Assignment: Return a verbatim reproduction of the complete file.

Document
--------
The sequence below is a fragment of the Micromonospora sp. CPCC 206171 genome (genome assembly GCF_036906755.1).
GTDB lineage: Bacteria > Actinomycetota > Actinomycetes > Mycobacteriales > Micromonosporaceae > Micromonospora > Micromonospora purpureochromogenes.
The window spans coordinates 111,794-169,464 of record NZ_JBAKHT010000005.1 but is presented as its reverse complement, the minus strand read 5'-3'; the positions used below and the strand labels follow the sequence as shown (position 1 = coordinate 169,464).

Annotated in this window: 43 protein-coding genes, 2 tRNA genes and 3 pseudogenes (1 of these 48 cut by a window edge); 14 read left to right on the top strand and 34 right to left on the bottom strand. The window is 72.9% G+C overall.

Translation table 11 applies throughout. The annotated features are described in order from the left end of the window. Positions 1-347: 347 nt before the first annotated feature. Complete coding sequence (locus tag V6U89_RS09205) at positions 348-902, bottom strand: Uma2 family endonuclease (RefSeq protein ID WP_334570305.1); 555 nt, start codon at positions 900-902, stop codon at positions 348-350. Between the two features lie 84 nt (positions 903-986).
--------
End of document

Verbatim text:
The sequence below is a fragment of the Micromonospora sp. CPCC 206171 genome (genome assembly GCF_036906755.1).
GTDB lineage: Bacteria > Actinomycetota > Actinomycetes > Mycobacteriales > Micromonosporaceae > Micromonospora > Micromonospora purpureochromogenes.
The window spans coordinates 111,794-169,464 of record NZ_JBAKHT010000005.1 but is presented as its reverse complement, the minus strand read 5'-3'; the positions used below and the strand labels follow the sequence as shown (position 1 = coordinate 169,464).

Annotated in this window: 43 protein-coding genes, 2 tRNA genes and 3 pseudogenes (1 of these 48 cut by a window edge); 14 read left to right on the top strand and 34 right to left on the bottom strand. The window is 72.9% G+C overall.

Translation table 11 applies throughout. The annotated features are described in order from the left end of the window. Positions 1-347: 347 nt before the first annotated feature. Complete coding sequence (locus tag V6U89_RS09205) at positions 348-902, bottom strand: Uma2 family endonuclease (RefSeq protein ID WP_334570305.1); 555 nt, start codon at positions 900-902, stop codon at positions 348-350. Between the two features lie 84 nt (positions 903-986).